Wednesday, May 18, 2022

Helvéczia First Impressions, pt. 3


Previously posted at the RPGPUB, collecting here to begin campaign notes.

Finished reading Helvéczia over the past couple evenings. The second half of the book is the Gamemaster's Almanac. This kicks off with a lot of GMing advice. A surprising amount, actually. I can't think of very many RPGs on my shelf that really give much attention to that. Topics include when and how to to use checks, describing the setting, offering the players interesting choices with meaningful consequences, dialogue techniques to improve the game flow, designing adventures in wilderness (including 3 methods of exploration), dungeons, and villages, creating adventure hooks and diabolical plans, and varying the style of play to focus on combat, exploration, intrigue, and so on. It's all good general GMing advice but also does a great deal to illuminate how the author envisages the game running. One thing that is very clear is that Helvéczia is a game that has been played a great deal, as almost every topic discussed seems to draw on his own gaming anecdotes.
After that, Helvéczia offers a short introductory adventure along with notes about running each section. The adventure is a simple affair, easily played in a single session, and the premise is simple enough to insert into the middle of any game where travel is in play and the company need to find a place to rest.
Next up is the Monsters section. There's probably 50 or 60 monsters in the book. Stat blocks are quite simple, as noted in the above example. In the random encounter tables, the monsters are divided into tables as Wild Beasts, The Dead, Devil's Kin, Curiosums, and Wondrous Things, which I think gives a good idea of the sort of stuff adventurers can expect to run into. There are also four tables of encounters with human NPCs of various sorts, and there are probably another 40 or so statblocks provided for all these common types of NPCs. The encounter tables are weighted towards human encounters in more civilized territories, monstrous encounters further in the wilderness.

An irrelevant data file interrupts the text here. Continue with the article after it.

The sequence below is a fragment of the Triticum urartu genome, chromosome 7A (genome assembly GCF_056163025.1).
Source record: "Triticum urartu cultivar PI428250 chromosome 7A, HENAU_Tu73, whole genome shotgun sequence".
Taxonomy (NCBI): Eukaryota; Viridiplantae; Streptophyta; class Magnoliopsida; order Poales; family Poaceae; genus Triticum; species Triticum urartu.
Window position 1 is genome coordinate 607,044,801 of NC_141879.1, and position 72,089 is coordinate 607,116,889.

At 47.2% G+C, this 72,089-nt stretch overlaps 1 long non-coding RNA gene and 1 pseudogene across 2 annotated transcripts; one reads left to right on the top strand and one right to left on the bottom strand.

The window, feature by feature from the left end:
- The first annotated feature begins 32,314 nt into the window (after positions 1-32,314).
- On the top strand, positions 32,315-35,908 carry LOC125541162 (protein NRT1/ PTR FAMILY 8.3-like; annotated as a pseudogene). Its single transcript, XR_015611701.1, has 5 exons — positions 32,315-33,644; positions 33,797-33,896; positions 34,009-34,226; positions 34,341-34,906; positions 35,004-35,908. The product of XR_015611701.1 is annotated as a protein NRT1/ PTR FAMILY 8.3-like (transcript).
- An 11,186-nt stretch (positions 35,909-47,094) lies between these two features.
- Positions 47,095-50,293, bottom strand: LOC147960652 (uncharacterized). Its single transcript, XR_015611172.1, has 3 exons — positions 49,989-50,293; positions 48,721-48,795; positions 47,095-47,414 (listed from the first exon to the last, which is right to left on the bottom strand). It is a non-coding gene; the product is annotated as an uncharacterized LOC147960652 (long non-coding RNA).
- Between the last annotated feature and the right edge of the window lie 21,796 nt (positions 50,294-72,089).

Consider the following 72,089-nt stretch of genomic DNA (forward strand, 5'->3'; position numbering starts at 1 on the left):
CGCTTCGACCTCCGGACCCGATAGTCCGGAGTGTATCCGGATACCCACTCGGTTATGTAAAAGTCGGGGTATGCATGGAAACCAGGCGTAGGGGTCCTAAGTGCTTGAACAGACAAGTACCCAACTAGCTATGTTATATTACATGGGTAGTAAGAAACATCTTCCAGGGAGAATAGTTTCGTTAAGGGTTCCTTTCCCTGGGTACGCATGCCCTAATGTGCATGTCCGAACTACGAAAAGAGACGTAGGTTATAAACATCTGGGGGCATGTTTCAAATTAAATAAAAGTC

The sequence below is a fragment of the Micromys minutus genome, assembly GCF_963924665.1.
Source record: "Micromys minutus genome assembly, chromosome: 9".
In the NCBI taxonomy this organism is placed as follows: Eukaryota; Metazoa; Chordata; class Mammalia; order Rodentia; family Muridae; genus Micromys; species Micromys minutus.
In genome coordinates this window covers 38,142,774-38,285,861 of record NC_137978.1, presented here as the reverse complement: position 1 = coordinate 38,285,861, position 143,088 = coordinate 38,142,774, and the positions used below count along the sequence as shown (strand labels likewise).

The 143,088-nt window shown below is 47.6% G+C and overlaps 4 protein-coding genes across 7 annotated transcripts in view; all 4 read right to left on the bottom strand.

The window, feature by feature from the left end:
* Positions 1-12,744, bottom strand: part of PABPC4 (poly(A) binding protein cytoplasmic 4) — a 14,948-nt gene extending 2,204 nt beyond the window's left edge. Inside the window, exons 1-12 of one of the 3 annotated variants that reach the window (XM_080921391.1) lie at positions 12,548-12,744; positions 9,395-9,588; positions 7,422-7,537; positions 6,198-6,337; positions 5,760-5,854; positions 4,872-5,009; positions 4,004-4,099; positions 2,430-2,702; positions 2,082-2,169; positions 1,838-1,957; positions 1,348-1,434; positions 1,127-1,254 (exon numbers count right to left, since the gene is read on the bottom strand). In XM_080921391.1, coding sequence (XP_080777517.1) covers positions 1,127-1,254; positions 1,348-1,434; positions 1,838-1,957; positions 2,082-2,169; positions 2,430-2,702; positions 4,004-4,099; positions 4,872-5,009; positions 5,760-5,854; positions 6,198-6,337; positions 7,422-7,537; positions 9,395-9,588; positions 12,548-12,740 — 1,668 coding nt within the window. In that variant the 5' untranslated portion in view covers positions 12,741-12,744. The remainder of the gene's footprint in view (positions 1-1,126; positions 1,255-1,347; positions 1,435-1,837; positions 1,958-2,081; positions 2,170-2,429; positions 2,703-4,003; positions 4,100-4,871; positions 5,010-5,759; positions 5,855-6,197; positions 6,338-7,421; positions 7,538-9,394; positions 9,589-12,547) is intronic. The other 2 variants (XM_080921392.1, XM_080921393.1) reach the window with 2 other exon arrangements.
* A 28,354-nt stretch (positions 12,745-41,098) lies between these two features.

Where there are Monsters, there is Treasure. Helvéczia's treasures are an odd assortment of curiosities, holy relics, and questionable medicinal sundries. There are magical armours and weapons as well, but they're given only a brief treatment, which might bore some people, but I take to to be that the game is less about kitting out your character.
The last 10 pages of the books are miscellaneous random tables - rare books, wilderness location generation, strange meetings in stagecoaches, and some 800 names to help the GM out.

This is the most I've enjoyed reading an RPG book in quite some time. The game provides such a unique setting in the hobby, I can't really think of anything like it. And the system, although clearly D&D-derived, has been worked into the setting so well. I'm very curious to see how it feels in play, if the combat is as light and swashbuckling as it reads, and if the morality play keeps immersion when struggling with the constant push and pull of heaven and hell.

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